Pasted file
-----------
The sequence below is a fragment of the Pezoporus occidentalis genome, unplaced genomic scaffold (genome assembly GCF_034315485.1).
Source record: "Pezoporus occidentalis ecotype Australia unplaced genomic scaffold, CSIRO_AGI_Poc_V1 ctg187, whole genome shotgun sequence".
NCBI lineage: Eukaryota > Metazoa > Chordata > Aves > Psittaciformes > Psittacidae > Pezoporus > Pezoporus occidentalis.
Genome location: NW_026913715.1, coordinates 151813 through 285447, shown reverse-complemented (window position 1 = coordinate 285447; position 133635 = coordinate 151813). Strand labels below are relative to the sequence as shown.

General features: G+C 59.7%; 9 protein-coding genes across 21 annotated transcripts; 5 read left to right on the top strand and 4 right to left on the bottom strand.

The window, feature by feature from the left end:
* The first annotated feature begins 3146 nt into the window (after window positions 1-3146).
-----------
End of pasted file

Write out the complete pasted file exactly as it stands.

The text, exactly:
The sequence below is a fragment of the Pezoporus occidentalis genome, unplaced genomic scaffold (genome assembly GCF_034315485.1).
Source record: "Pezoporus occidentalis ecotype Australia unplaced genomic scaffold, CSIRO_AGI_Poc_V1 ctg187, whole genome shotgun sequence".
NCBI lineage: Eukaryota > Metazoa > Chordata > Aves > Psittaciformes > Psittacidae > Pezoporus > Pezoporus occidentalis.
Genome location: NW_026913715.1, coordinates 151813 through 285447, shown reverse-complemented (window position 1 = coordinate 285447; position 133635 = coordinate 151813). Strand labels below are relative to the sequence as shown.

General features: G+C 59.7%; 9 protein-coding genes across 21 annotated transcripts; 5 read left to right on the top strand and 4 right to left on the bottom strand.

The window, feature by feature from the left end:
* The first annotated feature begins 3146 nt into the window (after window positions 1-3146).